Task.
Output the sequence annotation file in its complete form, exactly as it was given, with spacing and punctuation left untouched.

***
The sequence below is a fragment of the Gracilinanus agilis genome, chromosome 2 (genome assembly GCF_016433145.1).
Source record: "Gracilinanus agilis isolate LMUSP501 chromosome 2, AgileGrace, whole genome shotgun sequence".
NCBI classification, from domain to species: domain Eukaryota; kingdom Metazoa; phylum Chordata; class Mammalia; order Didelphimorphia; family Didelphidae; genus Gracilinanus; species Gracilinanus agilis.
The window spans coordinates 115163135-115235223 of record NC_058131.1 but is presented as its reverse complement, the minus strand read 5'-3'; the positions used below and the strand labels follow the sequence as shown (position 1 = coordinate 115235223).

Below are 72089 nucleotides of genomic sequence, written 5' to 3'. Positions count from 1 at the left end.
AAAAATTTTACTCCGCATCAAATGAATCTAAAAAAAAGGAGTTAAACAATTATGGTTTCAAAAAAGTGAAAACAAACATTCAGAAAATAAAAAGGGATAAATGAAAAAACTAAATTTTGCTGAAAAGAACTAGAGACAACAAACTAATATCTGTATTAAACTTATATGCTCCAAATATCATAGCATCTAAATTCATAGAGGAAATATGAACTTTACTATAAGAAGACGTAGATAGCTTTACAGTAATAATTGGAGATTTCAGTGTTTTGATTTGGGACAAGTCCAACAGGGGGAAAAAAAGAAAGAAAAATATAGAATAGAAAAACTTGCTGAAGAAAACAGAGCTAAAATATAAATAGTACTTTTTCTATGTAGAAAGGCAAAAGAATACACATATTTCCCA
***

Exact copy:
The sequence below is a fragment of the Gracilinanus agilis genome, chromosome 2 (genome assembly GCF_016433145.1).
Source record: "Gracilinanus agilis isolate LMUSP501 chromosome 2, AgileGrace, whole genome shotgun sequence".
NCBI classification, from domain to species: domain Eukaryota; kingdom Metazoa; phylum Chordata; class Mammalia; order Didelphimorphia; family Didelphidae; genus Gracilinanus; species Gracilinanus agilis.
The window spans coordinates 115163135-115235223 of record NC_058131.1 but is presented as its reverse complement, the minus strand read 5'-3'; the positions used below and the strand labels follow the sequence as shown (position 1 = coordinate 115235223).

Below are 72089 nucleotides of genomic sequence, written 5' to 3'. Positions count from 1 at the left end.
AAAAATTTTACTCCGCATCAAATGAATCTAAAAAAAAGGAGTTAAACAATTATGGTTTCAAAAAAGTGAAAACAAACATTCAGAAAATAAAAAGGGATAAATGAAAAAACTAAATTTTGCTGAAAAGAACTAGAGACAACAAACTAATATCTGTATTAAACTTATATGCTCCAAATATCATAGCATCTAAATTCATAGAGGAAATATGAACTTTACTATAAGAAGACGTAGATAGCTTTACAGTAATAATTGGAGATTTCAGTGTTTTGATTTGGGACAAGTCCAACAGGGGGAAAAAAAGAAAGAAAAATATAGAATAGAAAAACTTGCTGAAGAAAACAGAGCTAAAATATAAATAGTACTTTTTCTATGTAGAAAGGCAAAAGAATACACATATTTCCCA